Past Issue Campaigns
Academic Bills of Rights
Over the past decade, approximately two dozen state legislatures considered legislative proposals challenged the fundamental concept that higher education in the United States is and should be free of government control or interference. The AAUP strongly opposes such proposals. Learn more.
The Commission on the Future of Higher Education was created in 2005 by Margaret Spellings, the secretary of education. The nineteen-member commission held hearings around the country to identify ways to increase access to higher education and to explore how well institutions prepared their students for the workforce. The AAUP testified at hearings, spoke at meetings, and submitted written materials to the commission. Learn more.
Endorsements and Coalition Activities
The Employee Free Choice Act, also commonly referred to as "card-check" or "majority sign-up" legislation, was reintroduced in the House and Senate on March 10, 2010. The AAUP strongly supported this bill, which would allow employees to unionize by signing petition cards rather than only by secret ballot, and worked with other groups to support passage of the legislation.
Follow-up re: Whistleblowers Protection Enhancement Act (Letter to the chair and ranking member of the Senate Subcomittee on Oversight and Government Management, The Federal Workforce, and the District of Columbia, 6/16/2009)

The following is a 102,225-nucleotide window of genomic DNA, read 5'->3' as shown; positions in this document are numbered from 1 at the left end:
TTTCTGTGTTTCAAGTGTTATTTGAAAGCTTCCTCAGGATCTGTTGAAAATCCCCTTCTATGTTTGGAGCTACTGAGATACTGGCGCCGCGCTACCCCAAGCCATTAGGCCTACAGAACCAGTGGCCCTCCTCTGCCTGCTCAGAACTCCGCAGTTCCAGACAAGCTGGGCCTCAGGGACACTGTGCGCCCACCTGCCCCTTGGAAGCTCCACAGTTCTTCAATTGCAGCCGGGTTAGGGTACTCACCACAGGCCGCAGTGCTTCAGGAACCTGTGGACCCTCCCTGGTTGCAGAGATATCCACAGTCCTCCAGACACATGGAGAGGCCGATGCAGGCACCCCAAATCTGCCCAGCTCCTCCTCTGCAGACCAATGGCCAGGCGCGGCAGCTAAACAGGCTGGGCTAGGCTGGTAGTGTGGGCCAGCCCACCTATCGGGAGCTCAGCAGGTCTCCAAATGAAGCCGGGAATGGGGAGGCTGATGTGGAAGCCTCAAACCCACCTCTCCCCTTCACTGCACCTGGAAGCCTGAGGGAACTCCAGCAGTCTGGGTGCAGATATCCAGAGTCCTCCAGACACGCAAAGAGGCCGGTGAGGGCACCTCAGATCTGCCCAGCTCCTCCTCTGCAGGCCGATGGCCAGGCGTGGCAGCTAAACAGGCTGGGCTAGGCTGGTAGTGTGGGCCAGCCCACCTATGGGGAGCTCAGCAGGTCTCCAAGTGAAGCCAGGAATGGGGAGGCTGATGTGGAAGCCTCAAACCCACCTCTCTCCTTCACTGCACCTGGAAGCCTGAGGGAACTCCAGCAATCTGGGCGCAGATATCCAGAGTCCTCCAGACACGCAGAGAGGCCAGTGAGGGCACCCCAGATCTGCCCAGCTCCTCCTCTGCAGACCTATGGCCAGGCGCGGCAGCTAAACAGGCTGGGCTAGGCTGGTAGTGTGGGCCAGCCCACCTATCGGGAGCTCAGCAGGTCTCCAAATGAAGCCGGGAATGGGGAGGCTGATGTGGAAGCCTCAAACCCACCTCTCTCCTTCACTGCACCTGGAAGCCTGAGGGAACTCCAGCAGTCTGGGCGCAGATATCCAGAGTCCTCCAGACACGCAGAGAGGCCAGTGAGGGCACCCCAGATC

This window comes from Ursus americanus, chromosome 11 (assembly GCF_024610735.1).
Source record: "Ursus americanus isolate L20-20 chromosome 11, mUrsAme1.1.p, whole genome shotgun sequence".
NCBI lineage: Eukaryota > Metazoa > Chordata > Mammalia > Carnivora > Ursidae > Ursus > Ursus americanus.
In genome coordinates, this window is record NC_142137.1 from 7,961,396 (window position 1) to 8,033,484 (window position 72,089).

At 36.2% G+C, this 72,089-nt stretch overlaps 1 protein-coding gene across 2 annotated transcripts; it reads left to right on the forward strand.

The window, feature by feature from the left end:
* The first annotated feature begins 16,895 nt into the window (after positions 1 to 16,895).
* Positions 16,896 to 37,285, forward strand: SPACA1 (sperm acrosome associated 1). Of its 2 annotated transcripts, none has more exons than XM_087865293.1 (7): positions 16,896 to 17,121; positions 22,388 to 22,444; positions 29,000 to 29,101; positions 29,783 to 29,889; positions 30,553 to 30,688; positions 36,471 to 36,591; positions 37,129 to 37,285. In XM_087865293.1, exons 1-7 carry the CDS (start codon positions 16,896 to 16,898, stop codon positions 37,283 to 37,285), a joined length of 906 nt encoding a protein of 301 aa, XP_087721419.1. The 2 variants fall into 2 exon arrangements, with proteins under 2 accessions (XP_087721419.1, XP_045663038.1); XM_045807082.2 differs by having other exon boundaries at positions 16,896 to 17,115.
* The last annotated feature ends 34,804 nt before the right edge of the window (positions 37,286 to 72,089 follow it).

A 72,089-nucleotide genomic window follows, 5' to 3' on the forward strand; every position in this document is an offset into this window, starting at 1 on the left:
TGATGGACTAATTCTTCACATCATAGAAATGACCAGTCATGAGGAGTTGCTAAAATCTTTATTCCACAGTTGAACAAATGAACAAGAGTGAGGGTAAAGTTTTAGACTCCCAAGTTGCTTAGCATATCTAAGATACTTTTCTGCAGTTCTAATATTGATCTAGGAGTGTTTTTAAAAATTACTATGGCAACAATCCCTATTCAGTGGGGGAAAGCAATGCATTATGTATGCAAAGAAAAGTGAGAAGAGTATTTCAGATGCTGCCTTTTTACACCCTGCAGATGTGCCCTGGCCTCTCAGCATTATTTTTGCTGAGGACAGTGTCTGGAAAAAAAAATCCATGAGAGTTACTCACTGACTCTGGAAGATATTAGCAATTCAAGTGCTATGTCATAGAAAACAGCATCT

Age Discrimination in Employment Act (ADEA) (Letter to the Executive Secretariat Equal Employment Opportunity Commission, 5/29/2009)
Follow-up re: Border Searches (Letter to the Secretary of Homeland Security, 3/20/2009)
Ideological Exclusions (Letter to the Attorney General, the Secretary of State, and the Secretary of Homeland Security, 3/18/2009)
Whistleblower Protection Enhancement Act (Letter to President Obama and several members of congress, 1/27/2009)
Transparency in the Financial Bailout Bill (Letter to the chair and ranking member of the Senate Committee on Banking, Housing, and Urban Affairs. 9/23/2008)
Free Speech Protection Act (Statement supporting the Act, July 2008)
Border Searches of Electronic Materials (Letter to the chair and ranking member of the House Committee on Homeland Security, 5/1/2008)
Classified Materials (Letter to the White House Chief of Staff, 4/11/2008)
Maryland Law School Clinics vs. Perdue Chicken
Student practitioners at the University of Maryland School of Law’s environmental law clinic, under the direction of their faculty advisers, drew the ire of the Maryland Senate when they filed suit against an Eastern Shore chicken farm and one of the state’s largest employers. The suit against poultry giant Perdue accused it and the farm of multiple violations of Maryland environmental laws. In response to the lawsuit, an amendment was added to the state’s budget bill that proposed cutting $500,000 from the law school’s appropriation unless the clinic provided details to the legislature about its clients, finances, and cases from the past five years.